Erik Wallenberg had just started his job as a laboratory assistant at Tetra Pak when one day he became responsible for the whole laboratory operation. His boss, Ruben Rausing, gave him a task, to create a new milk carton.
The milk carton was to be made out of paper, like its predecessors in the USA. Erik Wallenberg went home and started to think. In the end, he succeeded in coming up with a solution - a model where the carton was to be manufactured out of one single piece, a triangular tetrahedron.
Cheap manufacturing –
a government requirement
The milk carton was cheap to produce, a requirement laid down by the government who wanted to keep milk prices down. The carton became a success all over the world. It became easier to transport the milk over long distances, something that was lacking in big countries like the Soviet Union.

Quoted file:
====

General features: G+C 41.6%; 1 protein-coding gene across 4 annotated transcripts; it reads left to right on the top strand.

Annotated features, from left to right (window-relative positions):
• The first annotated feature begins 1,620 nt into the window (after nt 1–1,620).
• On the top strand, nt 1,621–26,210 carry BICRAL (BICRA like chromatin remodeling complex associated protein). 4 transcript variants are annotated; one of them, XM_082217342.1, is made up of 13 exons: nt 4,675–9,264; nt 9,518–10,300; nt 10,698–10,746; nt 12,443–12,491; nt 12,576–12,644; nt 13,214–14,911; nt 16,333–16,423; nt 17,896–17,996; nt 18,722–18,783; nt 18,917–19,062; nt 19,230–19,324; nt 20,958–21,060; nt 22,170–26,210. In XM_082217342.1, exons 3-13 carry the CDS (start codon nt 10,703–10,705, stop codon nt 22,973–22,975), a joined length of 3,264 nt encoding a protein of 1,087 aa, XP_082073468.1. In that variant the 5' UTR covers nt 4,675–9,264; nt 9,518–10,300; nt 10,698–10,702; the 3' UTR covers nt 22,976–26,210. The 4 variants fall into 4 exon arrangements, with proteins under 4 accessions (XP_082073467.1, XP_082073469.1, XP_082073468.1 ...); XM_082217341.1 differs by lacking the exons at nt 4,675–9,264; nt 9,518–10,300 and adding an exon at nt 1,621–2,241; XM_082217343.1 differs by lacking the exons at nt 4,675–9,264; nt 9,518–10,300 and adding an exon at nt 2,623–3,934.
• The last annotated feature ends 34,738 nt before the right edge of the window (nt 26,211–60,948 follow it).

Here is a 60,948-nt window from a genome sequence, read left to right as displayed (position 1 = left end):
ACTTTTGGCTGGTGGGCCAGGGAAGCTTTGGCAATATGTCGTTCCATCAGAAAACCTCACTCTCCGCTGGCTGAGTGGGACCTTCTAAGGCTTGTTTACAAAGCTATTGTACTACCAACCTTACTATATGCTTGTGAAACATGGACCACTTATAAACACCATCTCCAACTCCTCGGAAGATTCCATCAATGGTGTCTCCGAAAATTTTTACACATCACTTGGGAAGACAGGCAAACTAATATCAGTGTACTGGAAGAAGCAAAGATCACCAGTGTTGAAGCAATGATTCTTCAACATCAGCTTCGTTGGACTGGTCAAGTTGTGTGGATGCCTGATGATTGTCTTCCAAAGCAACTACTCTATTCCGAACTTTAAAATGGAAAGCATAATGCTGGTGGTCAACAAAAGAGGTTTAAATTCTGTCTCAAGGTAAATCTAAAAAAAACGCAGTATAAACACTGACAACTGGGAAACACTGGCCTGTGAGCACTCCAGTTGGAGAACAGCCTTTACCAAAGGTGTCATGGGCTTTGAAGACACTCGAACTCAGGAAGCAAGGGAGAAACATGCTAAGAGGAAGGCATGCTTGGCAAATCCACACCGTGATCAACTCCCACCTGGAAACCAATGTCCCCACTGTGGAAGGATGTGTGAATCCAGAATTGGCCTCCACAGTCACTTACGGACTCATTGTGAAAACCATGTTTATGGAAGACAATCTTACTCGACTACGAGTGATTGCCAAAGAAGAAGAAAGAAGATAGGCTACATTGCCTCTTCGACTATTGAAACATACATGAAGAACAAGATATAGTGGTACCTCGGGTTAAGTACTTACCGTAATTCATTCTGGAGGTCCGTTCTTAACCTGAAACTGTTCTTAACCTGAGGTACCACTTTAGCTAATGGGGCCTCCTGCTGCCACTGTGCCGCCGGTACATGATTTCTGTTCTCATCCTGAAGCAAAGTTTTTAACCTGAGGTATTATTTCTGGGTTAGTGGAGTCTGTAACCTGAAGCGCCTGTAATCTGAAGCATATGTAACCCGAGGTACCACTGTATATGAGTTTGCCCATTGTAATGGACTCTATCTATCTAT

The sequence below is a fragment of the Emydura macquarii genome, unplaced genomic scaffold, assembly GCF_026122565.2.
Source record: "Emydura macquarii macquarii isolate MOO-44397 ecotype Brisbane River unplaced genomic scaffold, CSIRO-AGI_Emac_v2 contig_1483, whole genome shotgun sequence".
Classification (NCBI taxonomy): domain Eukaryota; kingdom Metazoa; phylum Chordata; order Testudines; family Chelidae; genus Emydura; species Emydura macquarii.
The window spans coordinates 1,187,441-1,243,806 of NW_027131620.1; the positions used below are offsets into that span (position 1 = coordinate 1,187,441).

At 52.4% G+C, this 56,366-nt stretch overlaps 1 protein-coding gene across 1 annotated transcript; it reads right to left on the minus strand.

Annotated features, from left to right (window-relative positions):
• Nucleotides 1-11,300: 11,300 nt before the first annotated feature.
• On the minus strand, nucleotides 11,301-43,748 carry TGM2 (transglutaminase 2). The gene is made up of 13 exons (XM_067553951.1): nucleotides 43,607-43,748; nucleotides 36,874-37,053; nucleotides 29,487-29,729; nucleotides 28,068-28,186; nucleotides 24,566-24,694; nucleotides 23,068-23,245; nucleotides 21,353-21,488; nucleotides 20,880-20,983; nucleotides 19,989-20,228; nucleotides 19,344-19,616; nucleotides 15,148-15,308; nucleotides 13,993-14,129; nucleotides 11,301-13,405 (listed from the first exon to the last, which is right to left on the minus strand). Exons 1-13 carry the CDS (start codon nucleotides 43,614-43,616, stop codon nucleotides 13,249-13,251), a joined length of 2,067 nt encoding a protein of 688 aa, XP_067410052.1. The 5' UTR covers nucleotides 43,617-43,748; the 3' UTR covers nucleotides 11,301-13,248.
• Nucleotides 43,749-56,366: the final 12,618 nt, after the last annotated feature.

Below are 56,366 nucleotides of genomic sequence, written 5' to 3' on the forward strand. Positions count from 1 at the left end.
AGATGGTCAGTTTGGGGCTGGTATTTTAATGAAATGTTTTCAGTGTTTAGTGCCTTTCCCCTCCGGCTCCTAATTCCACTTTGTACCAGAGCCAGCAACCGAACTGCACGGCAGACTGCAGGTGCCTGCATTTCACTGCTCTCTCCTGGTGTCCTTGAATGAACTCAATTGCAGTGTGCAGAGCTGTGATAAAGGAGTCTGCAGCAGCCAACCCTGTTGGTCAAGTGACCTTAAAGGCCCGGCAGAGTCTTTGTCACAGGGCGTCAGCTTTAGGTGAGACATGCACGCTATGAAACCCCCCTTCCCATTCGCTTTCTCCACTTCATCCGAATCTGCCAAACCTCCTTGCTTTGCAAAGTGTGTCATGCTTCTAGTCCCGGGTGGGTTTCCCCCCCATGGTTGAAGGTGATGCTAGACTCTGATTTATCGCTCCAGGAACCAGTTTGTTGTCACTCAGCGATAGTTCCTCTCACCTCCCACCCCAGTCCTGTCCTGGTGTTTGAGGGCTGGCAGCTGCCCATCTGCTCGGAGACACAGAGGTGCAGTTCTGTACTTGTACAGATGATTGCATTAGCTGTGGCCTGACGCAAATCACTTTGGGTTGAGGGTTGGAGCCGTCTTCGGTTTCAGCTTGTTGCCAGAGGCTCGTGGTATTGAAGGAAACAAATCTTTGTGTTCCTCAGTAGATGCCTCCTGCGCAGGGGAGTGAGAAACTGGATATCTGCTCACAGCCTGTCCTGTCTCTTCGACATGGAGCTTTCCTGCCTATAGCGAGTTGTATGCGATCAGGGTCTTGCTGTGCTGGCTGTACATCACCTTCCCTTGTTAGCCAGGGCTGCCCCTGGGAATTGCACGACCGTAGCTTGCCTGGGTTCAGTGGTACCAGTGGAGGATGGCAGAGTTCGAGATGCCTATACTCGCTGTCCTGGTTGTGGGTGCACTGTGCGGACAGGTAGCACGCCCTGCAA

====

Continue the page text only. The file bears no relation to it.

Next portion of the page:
The Great Gold Medal
At first, it was not Erik Wallenberg who received the fame, as his name was not on the filed patent application. However, in 1991 he received the Royal Swedish Academy of Engineering Sciences' Great Gold Medal for his idea and contribution in the development of the packaging system.
The company, Tetra Pak, continued to develop products. Ruben Rausing wanted to succeed in the packaging industry. In 1963, a new patent application was filed, namely for the packaging which still has a place on our breakfast tables today, Tetra Brik. With it came also Tetra Pak’s real success.